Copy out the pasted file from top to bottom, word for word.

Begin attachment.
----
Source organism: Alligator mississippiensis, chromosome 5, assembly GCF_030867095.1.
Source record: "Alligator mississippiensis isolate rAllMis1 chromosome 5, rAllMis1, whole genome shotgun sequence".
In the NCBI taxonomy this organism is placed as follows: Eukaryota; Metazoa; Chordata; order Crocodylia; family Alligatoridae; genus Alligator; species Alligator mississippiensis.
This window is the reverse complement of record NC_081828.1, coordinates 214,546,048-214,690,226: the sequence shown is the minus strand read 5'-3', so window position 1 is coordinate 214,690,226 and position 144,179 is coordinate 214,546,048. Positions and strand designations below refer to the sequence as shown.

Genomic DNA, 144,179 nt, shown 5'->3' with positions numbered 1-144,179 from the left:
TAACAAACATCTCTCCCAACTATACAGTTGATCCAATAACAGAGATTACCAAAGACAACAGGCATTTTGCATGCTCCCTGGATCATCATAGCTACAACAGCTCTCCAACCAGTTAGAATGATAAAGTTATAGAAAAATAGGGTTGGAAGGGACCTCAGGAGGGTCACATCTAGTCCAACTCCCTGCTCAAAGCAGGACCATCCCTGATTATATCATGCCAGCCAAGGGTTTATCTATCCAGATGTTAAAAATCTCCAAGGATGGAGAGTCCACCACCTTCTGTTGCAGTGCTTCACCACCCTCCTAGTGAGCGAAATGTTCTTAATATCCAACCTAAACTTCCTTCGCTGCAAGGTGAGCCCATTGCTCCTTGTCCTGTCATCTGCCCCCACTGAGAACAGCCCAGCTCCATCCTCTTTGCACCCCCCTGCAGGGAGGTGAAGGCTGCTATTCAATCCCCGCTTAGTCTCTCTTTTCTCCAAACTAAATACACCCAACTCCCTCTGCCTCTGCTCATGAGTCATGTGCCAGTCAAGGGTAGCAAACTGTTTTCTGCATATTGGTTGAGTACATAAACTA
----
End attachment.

Source organism: Alligator mississippiensis, chromosome 5, assembly GCF_030867095.1.
Source record: "Alligator mississippiensis isolate rAllMis1 chromosome 5, rAllMis1, whole genome shotgun sequence".
In the NCBI taxonomy this organism is placed as follows: Eukaryota; Metazoa; Chordata; order Crocodylia; family Alligatoridae; genus Alligator; species Alligator mississippiensis.
This window is the reverse complement of record NC_081828.1, coordinates 214,546,048-214,690,226: the sequence shown is the minus strand read 5'-3', so window position 1 is coordinate 214,690,226 and position 144,179 is coordinate 214,546,048. Positions and strand designations below refer to the sequence as shown.

Genomic DNA, 144,179 nt, shown 5'->3' with positions numbered 1-144,179 from the left:
TAACAAACATCTCTCCCAACTATACAGTTGATCCAATAACAGAGATTACCAAAGACAACAGGCATTTTGCATGCTCCCTGGATCATCATAGCTACAACAGCTCTCCAACCAGTTAGAATGATAAAGTTATAGAAAAATAGGGTTGGAAGGGACCTCAGGAGGGTCACATCTAGTCCAACTCCCTGCTCAAAGCAGGACCATCCCTGATTATATCATGCCAGCCAAGGGTTTATCTATCCAGATGTTAAAAATCTCCAAGGATGGAGAGTCCACCACCTTCTGTTGCAGTGCTTCACCACCCTCCTAGTGAGCGAAATGTTCTTAATATCCAACCTAAACTTCCTTCGCTGCAAGGTGAGCCCATTGCTCCTTGTCCTGTCATCTGCCCCCACTGAGAACAGCCCAGCTCCATCCTCTTTGCACCCCCCTGCAGGGAGGTGAAGGCTGCTATTCAATCCCCGCTTAGTCTCTCTTTTCTCCAAACTAAATACACCCAACTCCCTCTGCCTCTGCTCATGAGTCATGTGCCAGTCAAGGGTAGCAAACTGTTTTCTGCATATTGGTTGAGTACATAAACTA